May 28th, 2012
The Housing Justice project, held a one-day conference on May 28th where a group of people interested in issues and solutions regarding affordable housing discussed in small groups their viewpoints and experiences. The diversity of the participants led to a solid discussion of the realities of affordable housing in Vancouver and some of the issues that are seen frequently by members of the community.
The discussions included rotating groups at five tables. The topics that were discussed were:
- The Preservation of Affordable Rental Housing Stock
- People who fall outside of the Residential Tenancy Act
- Affordability and Adequacy
- Housing Conditions
Each of these tables has been individually summarized below, the purpose here is to draw out some of the major themes that resonated throughout the discussions.
One aspect that was prevalent at every table was the vulnerability of people in precarious housing situations. Whether due to drug additions, mental health issues, abuse, seniors or family responsibilities, these people were most often discussed as the people in core housing need. This may seem intuitive, but the key point to consider is that because of these vulnerabilities, many of the government programs are inaccessible or unrealistic. The Residential Tenancy Act for example has a number of protections for tenants, however if these protections are inaccessible due to the tenant being in a vulnerable situation they become ineffective and inadequate.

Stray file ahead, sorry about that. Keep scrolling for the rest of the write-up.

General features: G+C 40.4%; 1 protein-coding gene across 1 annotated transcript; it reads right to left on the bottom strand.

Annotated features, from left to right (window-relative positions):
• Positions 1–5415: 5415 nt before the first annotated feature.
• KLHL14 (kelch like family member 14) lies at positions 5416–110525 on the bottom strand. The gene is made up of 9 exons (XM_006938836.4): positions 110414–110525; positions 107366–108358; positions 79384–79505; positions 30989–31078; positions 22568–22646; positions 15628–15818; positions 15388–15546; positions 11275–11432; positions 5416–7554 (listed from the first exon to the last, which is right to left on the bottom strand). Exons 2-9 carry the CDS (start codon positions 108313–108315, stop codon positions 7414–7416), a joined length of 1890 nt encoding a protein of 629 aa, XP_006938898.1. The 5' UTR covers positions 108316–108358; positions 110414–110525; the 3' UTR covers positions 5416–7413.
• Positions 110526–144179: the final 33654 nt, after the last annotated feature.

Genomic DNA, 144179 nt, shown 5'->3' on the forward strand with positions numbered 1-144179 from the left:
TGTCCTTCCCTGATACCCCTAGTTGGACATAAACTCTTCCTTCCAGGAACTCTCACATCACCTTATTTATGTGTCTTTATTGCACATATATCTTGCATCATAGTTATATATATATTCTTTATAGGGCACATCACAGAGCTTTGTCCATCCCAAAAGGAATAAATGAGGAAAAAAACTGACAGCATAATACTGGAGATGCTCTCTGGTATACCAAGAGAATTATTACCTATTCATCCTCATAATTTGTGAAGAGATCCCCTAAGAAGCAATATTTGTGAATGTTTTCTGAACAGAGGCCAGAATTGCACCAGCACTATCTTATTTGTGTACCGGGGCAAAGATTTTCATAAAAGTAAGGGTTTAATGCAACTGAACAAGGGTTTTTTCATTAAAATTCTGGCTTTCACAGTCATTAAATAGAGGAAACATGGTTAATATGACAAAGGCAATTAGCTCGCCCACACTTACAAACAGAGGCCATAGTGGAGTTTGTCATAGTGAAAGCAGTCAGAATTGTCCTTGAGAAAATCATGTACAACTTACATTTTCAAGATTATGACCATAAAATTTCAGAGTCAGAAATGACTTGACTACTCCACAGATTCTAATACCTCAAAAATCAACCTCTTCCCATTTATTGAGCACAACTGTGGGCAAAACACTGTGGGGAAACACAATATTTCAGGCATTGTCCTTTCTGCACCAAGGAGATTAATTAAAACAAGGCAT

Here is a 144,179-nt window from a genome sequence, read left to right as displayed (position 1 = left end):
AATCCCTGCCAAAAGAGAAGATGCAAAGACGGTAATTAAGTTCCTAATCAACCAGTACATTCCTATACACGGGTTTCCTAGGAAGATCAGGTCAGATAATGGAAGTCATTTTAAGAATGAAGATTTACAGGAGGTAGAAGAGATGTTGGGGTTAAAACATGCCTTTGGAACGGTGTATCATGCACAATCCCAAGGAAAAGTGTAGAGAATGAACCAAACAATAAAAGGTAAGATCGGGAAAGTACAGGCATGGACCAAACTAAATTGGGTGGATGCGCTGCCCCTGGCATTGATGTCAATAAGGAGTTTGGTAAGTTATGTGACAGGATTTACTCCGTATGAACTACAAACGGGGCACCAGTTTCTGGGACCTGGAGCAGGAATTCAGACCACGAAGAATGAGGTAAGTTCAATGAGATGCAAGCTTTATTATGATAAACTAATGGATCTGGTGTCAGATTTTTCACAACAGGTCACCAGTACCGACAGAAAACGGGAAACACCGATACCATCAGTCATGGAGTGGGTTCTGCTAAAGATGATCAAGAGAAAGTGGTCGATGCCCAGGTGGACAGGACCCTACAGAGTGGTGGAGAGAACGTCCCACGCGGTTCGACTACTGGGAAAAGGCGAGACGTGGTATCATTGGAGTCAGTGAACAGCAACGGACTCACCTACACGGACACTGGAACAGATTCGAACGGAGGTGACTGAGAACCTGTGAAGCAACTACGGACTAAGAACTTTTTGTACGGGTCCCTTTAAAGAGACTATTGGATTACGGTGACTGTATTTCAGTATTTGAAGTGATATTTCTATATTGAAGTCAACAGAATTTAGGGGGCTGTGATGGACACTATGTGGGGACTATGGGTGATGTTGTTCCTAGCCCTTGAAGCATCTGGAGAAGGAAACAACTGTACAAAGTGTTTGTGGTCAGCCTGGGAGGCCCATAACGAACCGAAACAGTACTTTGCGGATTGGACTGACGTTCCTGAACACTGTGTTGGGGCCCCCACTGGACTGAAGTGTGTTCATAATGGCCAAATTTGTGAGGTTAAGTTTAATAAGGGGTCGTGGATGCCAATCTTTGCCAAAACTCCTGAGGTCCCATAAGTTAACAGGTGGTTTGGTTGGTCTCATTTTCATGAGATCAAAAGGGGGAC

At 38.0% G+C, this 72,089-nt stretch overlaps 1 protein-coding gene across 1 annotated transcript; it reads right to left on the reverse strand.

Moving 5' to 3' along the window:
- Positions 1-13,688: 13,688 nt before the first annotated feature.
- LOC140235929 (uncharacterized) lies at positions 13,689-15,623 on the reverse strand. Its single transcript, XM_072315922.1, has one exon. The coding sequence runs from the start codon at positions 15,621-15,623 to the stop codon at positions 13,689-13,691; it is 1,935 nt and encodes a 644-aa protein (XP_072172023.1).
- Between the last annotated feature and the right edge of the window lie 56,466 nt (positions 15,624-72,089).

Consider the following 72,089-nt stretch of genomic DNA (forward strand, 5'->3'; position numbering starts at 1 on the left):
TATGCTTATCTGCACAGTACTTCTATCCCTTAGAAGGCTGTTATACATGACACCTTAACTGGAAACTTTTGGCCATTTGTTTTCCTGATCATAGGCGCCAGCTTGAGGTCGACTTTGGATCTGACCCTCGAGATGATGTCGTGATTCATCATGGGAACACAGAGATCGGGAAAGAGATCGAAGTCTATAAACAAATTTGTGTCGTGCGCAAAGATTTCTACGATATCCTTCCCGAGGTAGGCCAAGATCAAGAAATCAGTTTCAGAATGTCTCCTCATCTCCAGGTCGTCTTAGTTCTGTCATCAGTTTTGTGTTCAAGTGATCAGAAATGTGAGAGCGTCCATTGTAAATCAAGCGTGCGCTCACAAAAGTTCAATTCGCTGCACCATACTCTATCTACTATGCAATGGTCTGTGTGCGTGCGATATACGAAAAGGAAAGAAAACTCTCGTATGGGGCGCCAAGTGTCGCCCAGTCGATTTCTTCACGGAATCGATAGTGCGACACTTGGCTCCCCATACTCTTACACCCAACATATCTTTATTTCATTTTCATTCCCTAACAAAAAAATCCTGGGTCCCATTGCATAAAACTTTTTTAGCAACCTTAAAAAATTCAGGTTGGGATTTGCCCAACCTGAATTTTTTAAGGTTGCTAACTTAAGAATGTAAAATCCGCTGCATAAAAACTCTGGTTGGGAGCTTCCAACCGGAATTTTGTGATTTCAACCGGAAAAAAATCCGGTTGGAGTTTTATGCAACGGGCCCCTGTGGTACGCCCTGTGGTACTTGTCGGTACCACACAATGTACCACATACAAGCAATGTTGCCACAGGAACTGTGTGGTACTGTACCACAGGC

Poor housing conditions and inadequate rental situations are major concerns for health, safety and general well-being. This is true in both non-market housing and market rentals. There seems to be a general attitude that the housing market is so competitive and affordable housing alternatives so few that people should be forced to put up with whatever they have. Further, this leads to problems of renovictions, where buildings in need of maintenance are renovated and tenants are forced out. Lack of affordable alternatives and a decreasing supply of rental housing further exacerbate these problems.
Advocacy and Education
Accessibility of advocacy services, legislative protections and government programs was another major issue brought out throughout the discussion. A common comment was that advocates are spread to thin and do not have the time or knowledge to give consistent, meaningful advocacy. Furhter, there was a repeated call for communication and coordination among groups to educate the public and provide advocacy for individuals in need.
There seemed to be enthusiasm for a provincial government policy proposal for the upcoming Provincial election. Further, suggestions for a social media communication network among advocacy groups could enhance the support given to individuals.